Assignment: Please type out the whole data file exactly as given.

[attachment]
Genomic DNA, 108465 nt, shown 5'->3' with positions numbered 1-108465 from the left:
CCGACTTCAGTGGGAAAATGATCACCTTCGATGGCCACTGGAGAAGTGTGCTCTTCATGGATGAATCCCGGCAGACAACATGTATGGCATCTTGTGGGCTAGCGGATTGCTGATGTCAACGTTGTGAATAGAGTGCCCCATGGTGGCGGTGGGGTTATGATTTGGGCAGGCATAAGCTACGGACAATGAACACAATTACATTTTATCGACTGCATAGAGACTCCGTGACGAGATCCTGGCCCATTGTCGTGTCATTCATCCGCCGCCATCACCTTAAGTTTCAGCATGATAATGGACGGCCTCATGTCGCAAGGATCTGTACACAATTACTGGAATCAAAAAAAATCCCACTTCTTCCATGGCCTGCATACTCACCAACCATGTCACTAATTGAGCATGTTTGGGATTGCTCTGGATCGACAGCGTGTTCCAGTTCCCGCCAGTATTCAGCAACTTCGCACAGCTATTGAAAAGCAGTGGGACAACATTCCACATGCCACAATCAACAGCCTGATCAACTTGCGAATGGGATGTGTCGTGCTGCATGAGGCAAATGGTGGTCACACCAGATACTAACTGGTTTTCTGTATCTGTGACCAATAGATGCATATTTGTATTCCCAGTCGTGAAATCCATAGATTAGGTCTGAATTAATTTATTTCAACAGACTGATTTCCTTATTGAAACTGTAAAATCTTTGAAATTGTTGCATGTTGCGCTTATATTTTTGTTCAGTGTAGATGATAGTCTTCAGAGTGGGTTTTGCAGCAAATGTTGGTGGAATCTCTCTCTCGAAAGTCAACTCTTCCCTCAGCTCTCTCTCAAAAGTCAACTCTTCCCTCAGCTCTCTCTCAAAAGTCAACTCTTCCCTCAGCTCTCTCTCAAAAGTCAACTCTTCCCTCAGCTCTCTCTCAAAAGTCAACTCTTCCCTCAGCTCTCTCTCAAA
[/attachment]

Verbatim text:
Genomic DNA, 108465 nt, shown 5'->3' with positions numbered 1-108465 from the left:
CCGACTTCAGTGGGAAAATGATCACCTTCGATGGCCACTGGAGAAGTGTGCTCTTCATGGATGAATCCCGGCAGACAACATGTATGGCATCTTGTGGGCTAGCGGATTGCTGATGTCAACGTTGTGAATAGAGTGCCCCATGGTGGCGGTGGGGTTATGATTTGGGCAGGCATAAGCTACGGACAATGAACACAATTACATTTTATCGACTGCATAGAGACTCCGTGACGAGATCCTGGCCCATTGTCGTGTCATTCATCCGCCGCCATCACCTTAAGTTTCAGCATGATAATGGACGGCCTCATGTCGCAAGGATCTGTACACAATTACTGGAATCAAAAAAAATCCCACTTCTTCCATGGCCTGCATACTCACCAACCATGTCACTAATTGAGCATGTTTGGGATTGCTCTGGATCGACAGCGTGTTCCAGTTCCCGCCAGTATTCAGCAACTTCGCACAGCTATTGAAAAGCAGTGGGACAACATTCCACATGCCACAATCAACAGCCTGATCAACTTGCGAATGGGATGTGTCGTGCTGCATGAGGCAAATGGTGGTCACACCAGATACTAACTGGTTTTCTGTATCTGTGACCAATAGATGCATATTTGTATTCCCAGTCGTGAAATCCATAGATTAGGTCTGAATTAATTTATTTCAACAGACTGATTTCCTTATTGAAACTGTAAAATCTTTGAAATTGTTGCATGTTGCGCTTATATTTTTGTTCAGTGTAGATGATAGTCTTCAGAGTGGGTTTTGCAGCAAATGTTGGTGGAATCTCTCTCTCGAAAGTCAACTCTTCCCTCAGCTCTCTCTCAAAAGTCAACTCTTCCCTCAGCTCTCTCTCAAAAGTCAACTCTTCCCTCAGCTCTCTCTCAAAAGTCAACTCTTCCCTCAGCTCTCTCTCAAAAGTCAACTCTTCCCTCAGCTCTCTCTCAAA